From muddy mangroves to misty mountain ranges, Malaysia’s diverse tropical landscape teems with hundreds of resident bird species. The country’s location on the Australasian cross-migratory paths also makes it host to 120 or so migratory birds. With over 600 species to be seen in the Peninsular and about 580 species in the Malaysian Borneo, all at easily accessible parks and reserves, it is no wonder that Malaysia has emerged as a bird watching haven.

Half of Malaysia's land mass is covered in rainforests or plantations. With this diversity of habitats, there are many places for the abundant birdlife to choose from in this country. Malaysian rainforests are generally divided into three distinctive habitat types: coastal mangroves, lowland rainforests and mountain forests.

Swampy mangrove forest eco-systems, where saltwater meets freshwater on the coastline fringe, are home to birds such as the Common Kingfisher. Lowland rainforests, including freshwater swamps, peat and hill dipterocarp forests, remain the most extensive habitat for over 200 birds, among them the Storm’s Stork and Green Imperial Pigeon.

Mountain forests generally occur above an elevation of 900m, where species such as the Mountain Peacock-Pheasant and Mountain Blackeye thrive in the cool, damp climates and stunted trees of these high altitude regions.

While each habitat provides an excellent concentrated birding experience, it is not difficult to visit several sites in different ecological zones to enjoy the variation of birdlife.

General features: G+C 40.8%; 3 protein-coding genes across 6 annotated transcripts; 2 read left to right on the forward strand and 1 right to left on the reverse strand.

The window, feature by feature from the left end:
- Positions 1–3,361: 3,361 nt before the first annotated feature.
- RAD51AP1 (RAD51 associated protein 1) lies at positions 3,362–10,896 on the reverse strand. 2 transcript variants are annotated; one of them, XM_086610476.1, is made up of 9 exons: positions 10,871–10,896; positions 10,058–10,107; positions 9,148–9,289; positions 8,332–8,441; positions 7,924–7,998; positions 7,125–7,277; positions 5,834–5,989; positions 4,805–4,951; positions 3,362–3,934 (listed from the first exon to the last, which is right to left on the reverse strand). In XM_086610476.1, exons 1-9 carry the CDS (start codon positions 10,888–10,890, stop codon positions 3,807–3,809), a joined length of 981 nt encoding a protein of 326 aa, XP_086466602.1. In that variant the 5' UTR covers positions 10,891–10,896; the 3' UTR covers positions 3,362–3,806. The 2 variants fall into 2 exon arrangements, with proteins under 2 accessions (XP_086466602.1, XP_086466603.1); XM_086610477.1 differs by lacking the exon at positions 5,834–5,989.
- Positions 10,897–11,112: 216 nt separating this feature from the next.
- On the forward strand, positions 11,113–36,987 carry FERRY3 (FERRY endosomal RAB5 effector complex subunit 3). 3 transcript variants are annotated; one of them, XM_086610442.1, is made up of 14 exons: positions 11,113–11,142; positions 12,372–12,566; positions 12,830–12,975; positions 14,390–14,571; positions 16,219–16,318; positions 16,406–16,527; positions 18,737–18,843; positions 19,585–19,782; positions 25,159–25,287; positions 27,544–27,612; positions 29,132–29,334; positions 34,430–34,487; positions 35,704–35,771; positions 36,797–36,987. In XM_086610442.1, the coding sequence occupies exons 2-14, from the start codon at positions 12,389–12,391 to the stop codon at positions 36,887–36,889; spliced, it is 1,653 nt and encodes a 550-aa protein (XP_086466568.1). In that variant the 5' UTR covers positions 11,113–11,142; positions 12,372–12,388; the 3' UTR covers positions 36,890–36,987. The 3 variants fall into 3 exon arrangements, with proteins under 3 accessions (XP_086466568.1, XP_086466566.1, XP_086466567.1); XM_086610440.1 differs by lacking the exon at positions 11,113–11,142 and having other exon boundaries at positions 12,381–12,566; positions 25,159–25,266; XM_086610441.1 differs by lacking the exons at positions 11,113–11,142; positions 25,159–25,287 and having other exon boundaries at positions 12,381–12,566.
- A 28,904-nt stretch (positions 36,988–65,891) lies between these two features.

Be amazed by the sheer diversity of beautiful and exotic birds, take pictures and learn about these enviable creatures. Check out further information on birding in Malaysia or bird watching in in Genting Highlands.

Key Tips

  • Before you go, read or find out as much as you can about the site and bird species likely to be found.

  • A pair of binoculars helps to locate and identify distant and high-flying birds.

  • Most birds are active in the morning and late afternoon when the temperature is cooler. Many birds also have regular feeding habits and patterns. Consult your guidebook as to the best times to spot a particular species.

  • A good place to watch for shorebirds is at mudflats during low tide.

  • It is advisable to wear long-sleeved shirts and long pants to protect yourself from mosquito bites. Spraying yourself with insect repellent is also highly recommended.

  • Hydrate yourself! Bring sufficient water for your outing as the high humidity levels may leave you thirsty and dehydrated.

  • Entry permits from the Forestry Department of the various states may be needed at some bird sanctuaries.